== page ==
Reviewer: Peadar Kirby Irish Journal of Sociology from Republic of Ireland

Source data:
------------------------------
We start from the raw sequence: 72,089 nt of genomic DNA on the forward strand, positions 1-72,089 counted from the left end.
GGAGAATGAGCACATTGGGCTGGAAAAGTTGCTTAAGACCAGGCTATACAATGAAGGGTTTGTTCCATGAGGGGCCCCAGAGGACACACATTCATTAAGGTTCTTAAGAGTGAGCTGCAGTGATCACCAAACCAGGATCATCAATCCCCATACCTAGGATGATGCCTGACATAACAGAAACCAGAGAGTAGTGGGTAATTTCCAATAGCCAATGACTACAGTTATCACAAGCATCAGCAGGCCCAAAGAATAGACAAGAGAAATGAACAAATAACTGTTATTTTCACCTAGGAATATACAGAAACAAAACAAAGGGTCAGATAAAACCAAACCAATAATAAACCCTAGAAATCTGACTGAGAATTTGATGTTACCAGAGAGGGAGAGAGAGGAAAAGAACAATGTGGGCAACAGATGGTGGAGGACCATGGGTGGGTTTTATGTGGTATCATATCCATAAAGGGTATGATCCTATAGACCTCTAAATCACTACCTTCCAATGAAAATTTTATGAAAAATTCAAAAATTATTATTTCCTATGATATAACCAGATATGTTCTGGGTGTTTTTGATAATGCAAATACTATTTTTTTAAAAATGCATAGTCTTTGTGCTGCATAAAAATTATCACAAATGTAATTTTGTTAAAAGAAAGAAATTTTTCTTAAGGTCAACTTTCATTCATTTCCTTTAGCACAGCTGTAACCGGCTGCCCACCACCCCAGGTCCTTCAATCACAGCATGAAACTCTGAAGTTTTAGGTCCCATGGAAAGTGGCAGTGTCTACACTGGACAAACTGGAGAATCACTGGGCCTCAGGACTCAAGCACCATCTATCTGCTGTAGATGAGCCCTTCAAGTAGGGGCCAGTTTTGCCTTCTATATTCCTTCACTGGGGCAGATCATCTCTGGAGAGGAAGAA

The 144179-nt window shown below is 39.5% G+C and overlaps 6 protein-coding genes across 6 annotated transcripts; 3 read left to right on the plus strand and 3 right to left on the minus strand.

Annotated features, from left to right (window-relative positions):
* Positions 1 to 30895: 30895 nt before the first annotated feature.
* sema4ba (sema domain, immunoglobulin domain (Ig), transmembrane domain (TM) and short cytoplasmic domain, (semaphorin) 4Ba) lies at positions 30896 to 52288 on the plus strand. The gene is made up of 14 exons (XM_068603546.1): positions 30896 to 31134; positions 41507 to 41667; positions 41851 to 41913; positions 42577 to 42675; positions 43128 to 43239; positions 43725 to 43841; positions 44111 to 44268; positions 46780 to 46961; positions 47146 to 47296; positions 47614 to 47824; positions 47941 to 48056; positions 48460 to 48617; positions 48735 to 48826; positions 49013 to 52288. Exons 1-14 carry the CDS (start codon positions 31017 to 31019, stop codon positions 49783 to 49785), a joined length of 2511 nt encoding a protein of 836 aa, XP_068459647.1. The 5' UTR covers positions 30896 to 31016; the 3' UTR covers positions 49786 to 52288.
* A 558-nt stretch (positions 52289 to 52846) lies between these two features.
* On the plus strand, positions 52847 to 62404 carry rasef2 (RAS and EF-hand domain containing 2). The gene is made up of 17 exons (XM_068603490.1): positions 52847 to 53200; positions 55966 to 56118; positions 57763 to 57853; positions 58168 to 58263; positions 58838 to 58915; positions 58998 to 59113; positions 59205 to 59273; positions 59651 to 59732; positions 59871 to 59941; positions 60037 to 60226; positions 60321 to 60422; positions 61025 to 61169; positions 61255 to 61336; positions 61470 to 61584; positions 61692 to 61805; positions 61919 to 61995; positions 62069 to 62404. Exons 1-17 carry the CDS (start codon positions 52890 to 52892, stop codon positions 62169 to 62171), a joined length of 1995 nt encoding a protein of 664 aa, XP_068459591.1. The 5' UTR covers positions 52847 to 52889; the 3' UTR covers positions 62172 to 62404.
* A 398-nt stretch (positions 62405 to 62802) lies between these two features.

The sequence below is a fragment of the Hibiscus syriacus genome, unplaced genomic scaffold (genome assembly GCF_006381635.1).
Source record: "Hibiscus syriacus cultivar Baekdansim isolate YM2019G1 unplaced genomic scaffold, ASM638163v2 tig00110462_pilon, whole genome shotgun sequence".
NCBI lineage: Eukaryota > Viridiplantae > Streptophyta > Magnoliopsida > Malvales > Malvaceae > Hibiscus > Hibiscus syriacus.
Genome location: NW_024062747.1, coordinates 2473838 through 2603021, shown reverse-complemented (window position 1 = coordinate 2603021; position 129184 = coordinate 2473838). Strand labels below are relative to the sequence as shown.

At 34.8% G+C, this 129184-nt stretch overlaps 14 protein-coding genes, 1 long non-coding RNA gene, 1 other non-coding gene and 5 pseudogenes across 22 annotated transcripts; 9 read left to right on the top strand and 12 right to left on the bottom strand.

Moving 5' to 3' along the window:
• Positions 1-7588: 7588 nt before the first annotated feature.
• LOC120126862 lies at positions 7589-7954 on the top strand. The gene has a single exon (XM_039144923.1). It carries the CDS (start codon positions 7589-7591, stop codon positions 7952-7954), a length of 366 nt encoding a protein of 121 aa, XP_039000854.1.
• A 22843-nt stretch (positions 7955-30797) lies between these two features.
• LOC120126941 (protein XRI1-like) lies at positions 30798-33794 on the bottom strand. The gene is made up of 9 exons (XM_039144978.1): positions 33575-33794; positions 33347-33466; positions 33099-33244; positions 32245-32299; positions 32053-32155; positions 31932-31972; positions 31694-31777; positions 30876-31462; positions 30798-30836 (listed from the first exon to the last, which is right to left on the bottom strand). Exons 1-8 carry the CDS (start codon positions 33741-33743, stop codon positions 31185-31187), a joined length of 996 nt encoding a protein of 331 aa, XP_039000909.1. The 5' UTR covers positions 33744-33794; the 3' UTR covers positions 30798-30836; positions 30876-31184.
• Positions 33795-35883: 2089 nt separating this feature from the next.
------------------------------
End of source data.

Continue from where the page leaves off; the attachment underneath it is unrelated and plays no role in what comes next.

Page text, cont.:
This is an original and very important book  breaking new ground in interdisciplinary social studies of contemporary Irish society and drawing into sharp focus some very disturbing features of state market relations in Ireland today and their implications for society  communities and individuals. Furthermore  the book begins by placing its subject in a global context that makes it an illustration of much wider power shifts that characterise our globalised world. It thus provides a badly needed rejoinder to the euphoric reception of globalisation discourse among policy elites and opinion formers in Ireland.        In her introductory chapter  Orla O Donovan signals the book s ambitious reach. Beginning with a tragic case of a suicide that  it is believed  was prompted by the effects of the antidepressant drug Seroxat prescribed to the victim  she situates this case as one example of a growing concern internationally at the nature of state regulation of the pharmaceutical industry. The book is therefore essentially about the implications for people s health of the existing system of pharmaceutical drug regulation but the editors are to be greatly commended for the many different optics through which the subject is treated. This is what makes the book so original and challenging  and scary  as it includes not only political economy and sociological accounts but also those of doctors  of pharmacists  of a psychotherapist and of a pharmacologist. While Ireland is principal case studied  chapters on Canada  the UK and Australia show that the Irish case is not unique.       To this reviewer  the most revealing of all the chapters is the one on bias and science in knowledge production by John Abraham  a sociologist who is co director of the Centre for Research in Health and Medicine at the University of Sussex. This illustrates convincingly through three case studies that  bias towards the commercial interests of the pharmaceutical industry is a problem in the science of drug testing and regulation   p. 45  which is evident in  a great deal of technical manipulation  of the scientific evidence  an inconsistency of interpretation of types of data  technically contradictory treatments of scientific findings and a deference towards interpretations supplied by the drug companies  p. 52 .       A number of contributors examine how the dynamics of this bias towards commercial interests plays out in Ireland which is described by Denis O Hearn and Stephen McCloskey in their chapter as  the key producing and exporting region in Europe for most of the transnational drugs producers   14 . In Chapter 4  Orla O Donovan traces the evolution of state regulation of pharmaceutical drugs in Ireland  from a situation at the time of the thalidomide drug disaster in the 1960s when the state washed its hands of any responsibility  to a form of  hands off  regulation with the establishment of the National Drugs Advisory Board in 1966 which was underfunded and relied on reporting of adverse drug reactions by health professionals. Increasingly criticised for its slowness in processing licence applications  it was replaced in 1995 by the Irish Medicines Board which is largely funded by the pharmaceutical industry. Not surprisingly  O Donovan concludes that  medicines regulation in Ireland has followed a neo liberal pharma friendly course   p. 80  but perhaps most telling is her finding that  within parliamentary arenas the industry financing arrangement was generally perceived to be laudable   p. 73 .       Kathy Glavanis Grantham uncovers in her chapter what she identifies  in relation to the pharmaceutical industry  as  a web of intersecting and mutually supporting interests between transnational capital  the state and the educational sector in Ireland   102 . Her account of the extensive involvement of multinational pharmaceutical companies as significant funders of academic activities in UCC raises the need  as she herself writes  to examine  the ways in which the pharmaceutical industry has come to influence health priorities and scientific research  in Ireland  p. 100 . Her chapter is also noteworthy for describing forms of resistance to the growing influence of the industry  particularly the activities of a small Irish organisation  Medicines for All  formed in 2003 by a group of professionals.      It is  however  the chapters by health professionals that help underline the immense importance of the book s analysis for every user of the Irish health service. This is what gives this book its unique edge  bridging very effectively the gap that often exists between academic analyses and the experiences of citizens. The chapters by Colin Bradley  professor of general practice at UCC  and Terry Lynch  a GP turned psychotherapist  are particularly revealing. Bradley examines the differing interests of the pharmaceutical industry  of doctors  of patients and of the state  describing the various forms of  entanglement  between industry representatives and doctors through  for example  regular visits  the regular receipt of hospitality at a variety of educational and other meetings  the industry has  a very major involvement in the provision of postgraduate educational and continuing professional development in Ireland   p. 125    and the testing of drugs. Bradley writes that  medicine is a more explicitly commercial enterprise in Ireland than is the case in many other European countries   p. 129  and he wonders if the industry and doctors are entwined or entangled  or if doctors are ensnared. He goes for the middle option. Lynch s chapter complements this when he writes of his experience that most doctors do not question the industry representatives  rely on them for information and fail to question their practice when evidence emerges of the malign effects of certain drugs they widely prescribe  as in the example with which the book opens . The failure of the medical press to keep a critical distance from the industry and even to report on evidence about the ill effects of drugs is a particularly disturbing aspect of this chapter.      This book deserves very wide and careful reading in the hope that it might stimulate a more critical awareness of the power of an industry to affect the ways we look at our own health and seek to ensure our wellbeing  both mental and physical. It raises issues of the utmost concern about global and local politics and their relationship with some of the world s most powerful companies. If any criticism can be made it is simply that it would have benefited from a final concluding chapter drawing together the various rich strands of the argument. It challenges all of us as social scientists to produce work that gets to the heart of the implications for our social and personal well being of the extensive restructuring of Irish society over recent decades.